1932

Abstract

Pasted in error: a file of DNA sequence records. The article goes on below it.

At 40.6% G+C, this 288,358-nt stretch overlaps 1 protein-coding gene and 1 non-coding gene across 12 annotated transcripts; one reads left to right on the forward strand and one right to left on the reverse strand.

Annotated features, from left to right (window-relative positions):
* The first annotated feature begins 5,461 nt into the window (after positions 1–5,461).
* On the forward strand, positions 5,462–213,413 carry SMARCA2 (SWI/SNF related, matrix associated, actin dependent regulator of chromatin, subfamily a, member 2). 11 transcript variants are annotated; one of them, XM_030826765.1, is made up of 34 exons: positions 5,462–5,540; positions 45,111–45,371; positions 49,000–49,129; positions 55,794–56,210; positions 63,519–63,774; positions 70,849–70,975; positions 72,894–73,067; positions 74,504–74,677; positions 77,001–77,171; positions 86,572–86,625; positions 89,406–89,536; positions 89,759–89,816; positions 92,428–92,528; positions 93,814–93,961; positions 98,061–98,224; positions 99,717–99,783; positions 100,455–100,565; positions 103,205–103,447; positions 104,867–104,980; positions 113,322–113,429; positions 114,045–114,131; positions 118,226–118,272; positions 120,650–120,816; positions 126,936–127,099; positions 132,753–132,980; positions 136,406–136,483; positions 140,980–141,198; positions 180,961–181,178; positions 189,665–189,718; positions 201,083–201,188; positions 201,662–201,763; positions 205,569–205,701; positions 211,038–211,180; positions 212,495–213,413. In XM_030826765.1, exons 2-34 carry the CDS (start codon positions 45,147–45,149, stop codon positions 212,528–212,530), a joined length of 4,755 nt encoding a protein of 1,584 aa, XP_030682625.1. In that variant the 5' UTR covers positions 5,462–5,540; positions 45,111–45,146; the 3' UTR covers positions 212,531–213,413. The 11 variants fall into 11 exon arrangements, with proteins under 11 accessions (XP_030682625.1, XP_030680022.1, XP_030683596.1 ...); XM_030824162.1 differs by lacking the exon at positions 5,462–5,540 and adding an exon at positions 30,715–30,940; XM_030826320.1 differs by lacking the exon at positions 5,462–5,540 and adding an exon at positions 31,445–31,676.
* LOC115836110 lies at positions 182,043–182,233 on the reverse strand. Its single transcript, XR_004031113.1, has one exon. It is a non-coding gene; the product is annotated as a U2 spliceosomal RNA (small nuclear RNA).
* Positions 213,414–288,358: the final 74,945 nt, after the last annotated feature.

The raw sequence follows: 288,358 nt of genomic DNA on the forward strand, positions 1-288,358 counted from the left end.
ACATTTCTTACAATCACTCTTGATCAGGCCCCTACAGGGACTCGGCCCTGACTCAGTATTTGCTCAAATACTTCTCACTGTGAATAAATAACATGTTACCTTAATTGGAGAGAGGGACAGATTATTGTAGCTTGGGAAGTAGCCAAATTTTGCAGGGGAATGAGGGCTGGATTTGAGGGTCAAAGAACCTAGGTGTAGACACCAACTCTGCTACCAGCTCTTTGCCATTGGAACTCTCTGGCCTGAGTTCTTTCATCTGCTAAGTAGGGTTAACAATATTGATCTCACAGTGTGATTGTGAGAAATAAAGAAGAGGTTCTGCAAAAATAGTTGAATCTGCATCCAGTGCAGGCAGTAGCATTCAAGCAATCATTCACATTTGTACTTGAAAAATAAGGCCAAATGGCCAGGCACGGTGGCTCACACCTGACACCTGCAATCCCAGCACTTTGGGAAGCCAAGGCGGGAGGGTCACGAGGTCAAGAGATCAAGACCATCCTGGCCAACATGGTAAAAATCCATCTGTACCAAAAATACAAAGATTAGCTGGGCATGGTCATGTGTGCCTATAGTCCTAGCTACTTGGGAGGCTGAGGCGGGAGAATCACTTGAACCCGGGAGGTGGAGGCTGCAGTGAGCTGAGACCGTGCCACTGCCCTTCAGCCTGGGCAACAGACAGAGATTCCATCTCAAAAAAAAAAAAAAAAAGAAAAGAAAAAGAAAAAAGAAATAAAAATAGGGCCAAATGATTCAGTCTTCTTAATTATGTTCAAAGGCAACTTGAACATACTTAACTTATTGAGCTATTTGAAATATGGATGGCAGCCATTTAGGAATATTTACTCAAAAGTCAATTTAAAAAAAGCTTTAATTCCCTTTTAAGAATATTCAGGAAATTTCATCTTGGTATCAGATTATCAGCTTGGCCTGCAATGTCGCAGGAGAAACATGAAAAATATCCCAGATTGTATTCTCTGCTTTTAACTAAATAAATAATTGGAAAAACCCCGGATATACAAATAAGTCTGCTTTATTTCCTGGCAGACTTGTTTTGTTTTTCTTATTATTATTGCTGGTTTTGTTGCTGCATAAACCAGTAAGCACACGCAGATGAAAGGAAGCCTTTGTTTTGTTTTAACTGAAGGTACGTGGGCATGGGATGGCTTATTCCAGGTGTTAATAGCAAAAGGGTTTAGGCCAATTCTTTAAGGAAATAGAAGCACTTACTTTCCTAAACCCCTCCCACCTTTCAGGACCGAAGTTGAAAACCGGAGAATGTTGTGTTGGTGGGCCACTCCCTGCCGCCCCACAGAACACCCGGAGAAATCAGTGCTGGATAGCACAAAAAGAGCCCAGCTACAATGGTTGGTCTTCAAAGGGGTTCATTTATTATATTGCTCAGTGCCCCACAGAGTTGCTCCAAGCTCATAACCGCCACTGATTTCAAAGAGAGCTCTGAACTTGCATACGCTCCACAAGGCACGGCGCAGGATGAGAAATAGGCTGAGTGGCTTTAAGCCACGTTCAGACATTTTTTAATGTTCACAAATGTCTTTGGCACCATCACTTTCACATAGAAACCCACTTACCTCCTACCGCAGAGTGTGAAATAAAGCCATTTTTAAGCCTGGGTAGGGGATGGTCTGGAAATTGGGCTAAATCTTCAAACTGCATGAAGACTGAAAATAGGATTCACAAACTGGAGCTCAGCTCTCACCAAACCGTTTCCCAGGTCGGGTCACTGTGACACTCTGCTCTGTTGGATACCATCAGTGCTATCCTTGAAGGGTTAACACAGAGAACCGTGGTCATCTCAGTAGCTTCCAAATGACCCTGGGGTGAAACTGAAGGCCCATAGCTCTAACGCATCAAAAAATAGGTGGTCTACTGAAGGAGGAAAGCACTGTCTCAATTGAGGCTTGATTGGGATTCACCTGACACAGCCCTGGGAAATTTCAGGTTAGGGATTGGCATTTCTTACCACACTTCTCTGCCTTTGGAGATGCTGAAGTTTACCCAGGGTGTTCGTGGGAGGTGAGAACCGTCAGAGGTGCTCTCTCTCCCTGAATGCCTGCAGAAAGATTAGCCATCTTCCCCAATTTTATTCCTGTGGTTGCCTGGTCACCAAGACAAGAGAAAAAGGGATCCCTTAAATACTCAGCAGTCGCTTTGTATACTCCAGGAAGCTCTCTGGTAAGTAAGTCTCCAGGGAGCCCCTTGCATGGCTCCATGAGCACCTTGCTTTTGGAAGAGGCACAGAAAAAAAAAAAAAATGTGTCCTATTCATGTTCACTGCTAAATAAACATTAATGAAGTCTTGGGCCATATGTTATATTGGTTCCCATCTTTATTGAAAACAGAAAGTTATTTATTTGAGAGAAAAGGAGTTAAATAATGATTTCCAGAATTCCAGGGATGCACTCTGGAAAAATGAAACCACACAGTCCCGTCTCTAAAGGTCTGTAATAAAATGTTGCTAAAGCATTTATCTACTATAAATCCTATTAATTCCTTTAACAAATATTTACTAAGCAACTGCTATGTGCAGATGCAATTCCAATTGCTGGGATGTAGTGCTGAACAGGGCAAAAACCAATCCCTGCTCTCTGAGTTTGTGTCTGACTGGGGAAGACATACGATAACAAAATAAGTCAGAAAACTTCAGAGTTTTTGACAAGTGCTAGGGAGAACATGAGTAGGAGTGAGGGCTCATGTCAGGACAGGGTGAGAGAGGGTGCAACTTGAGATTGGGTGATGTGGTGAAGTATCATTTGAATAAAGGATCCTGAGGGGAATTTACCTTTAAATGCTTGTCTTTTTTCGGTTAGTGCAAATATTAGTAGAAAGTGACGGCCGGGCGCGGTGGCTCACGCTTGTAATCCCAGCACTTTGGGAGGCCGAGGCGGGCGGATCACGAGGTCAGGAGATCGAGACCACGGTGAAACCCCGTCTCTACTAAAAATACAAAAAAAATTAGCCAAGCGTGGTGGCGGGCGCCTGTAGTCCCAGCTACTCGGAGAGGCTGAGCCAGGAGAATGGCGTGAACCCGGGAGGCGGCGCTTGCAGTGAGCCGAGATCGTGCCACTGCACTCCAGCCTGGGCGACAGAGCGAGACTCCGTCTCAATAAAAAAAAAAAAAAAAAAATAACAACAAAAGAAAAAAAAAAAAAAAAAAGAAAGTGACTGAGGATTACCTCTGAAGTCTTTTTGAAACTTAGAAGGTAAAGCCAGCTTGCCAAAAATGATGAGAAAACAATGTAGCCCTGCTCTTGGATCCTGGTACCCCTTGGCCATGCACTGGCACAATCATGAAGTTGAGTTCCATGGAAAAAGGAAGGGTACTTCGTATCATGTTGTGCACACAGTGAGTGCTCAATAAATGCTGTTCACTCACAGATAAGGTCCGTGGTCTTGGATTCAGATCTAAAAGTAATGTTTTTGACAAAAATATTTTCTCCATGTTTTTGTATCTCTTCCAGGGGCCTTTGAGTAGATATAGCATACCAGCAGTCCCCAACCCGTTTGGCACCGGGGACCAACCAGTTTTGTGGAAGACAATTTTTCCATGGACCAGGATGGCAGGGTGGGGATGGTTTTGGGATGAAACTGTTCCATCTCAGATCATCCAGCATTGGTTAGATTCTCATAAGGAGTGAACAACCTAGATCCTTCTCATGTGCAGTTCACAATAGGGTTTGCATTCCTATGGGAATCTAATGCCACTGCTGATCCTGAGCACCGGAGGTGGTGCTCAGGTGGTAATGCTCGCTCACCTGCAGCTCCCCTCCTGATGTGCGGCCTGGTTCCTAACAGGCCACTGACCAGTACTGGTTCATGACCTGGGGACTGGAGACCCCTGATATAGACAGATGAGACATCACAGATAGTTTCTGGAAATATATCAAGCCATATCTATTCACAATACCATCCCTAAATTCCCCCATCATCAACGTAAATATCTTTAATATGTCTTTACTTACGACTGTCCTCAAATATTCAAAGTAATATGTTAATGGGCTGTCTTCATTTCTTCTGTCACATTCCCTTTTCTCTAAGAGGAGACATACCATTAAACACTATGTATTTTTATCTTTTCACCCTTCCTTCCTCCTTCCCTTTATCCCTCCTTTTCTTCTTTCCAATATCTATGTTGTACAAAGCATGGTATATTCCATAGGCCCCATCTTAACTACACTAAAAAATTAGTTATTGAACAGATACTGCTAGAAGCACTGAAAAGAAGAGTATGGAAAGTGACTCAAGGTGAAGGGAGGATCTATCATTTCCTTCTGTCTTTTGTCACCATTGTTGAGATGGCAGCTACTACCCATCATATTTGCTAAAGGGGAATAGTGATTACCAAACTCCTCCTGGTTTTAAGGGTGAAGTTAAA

The record of the continental lithosphere is patchy and incomplete; no known rock is older than 4.02 Ga, and less than 5% of the rocks preserved are older than 3 Ga. In addition, there is no recognizable mantle lithosphere from before 3 Ga. We infer that there was lithosphere before 3 Ga and that ∼3 Ga marks the stabilization of blocks of continental lithosphere that have since survived. This was linked to plate tectonics emerging as the dominant tectonic regime in response to thermal cooling, the development of a more rigid lithosphere, and the recycling of water, which may in turn have facilitated plate tectonics. A number of models, using different approaches, suggest that at 3 Ga the volume of continental crust was ∼70% of its present-day volume and that this may be a minimum value. The continental crust before 3 Ga was on average more mafic than that generated subsequently, and this pre-3 Ga mafic new crust had fractionated Lu/Hf and Sm/Nd ratios as inferred for the sources of tonalite-trondhjemite-granodiorite and later granites. The more intermediate composition of new crust generated since 3 Ga is indicated by its higher Rb/Sr ratios. This change in composition was associated with an increase in crustal thickness, which resulted in more emergent crust available for weathering and erosion. This in turn led to an increase in the Sr isotope ratios of seawater and in the drawdown of CO. Since 3 Ga, the preserved record of the continental crust is marked by global cycles of peaks and troughs of U-Pb crystallization ages, with the peaks of ages appearing to match periods of supercontinent assembly. There is increasing evidence that the peaks of ages represent enhanced preservation of magmatic rocks in periods leading up to and including continental collision in the assembly of supercontinents. These are times of increased crustal growth because more of the crust that is generated is retained within the crust. The rates of generation of continental crust and mantle lithosphere may have remained relatively constant at least since 3 Ga, yet the rates of destruction of continental crust have changed with time. Only relatively small volumes of rock are preserved from before 3 Ga, and so it remains difficult to establish which of these are representative of global processes and the extent to which the rock record before 3 Ga is distorted by particular biases.

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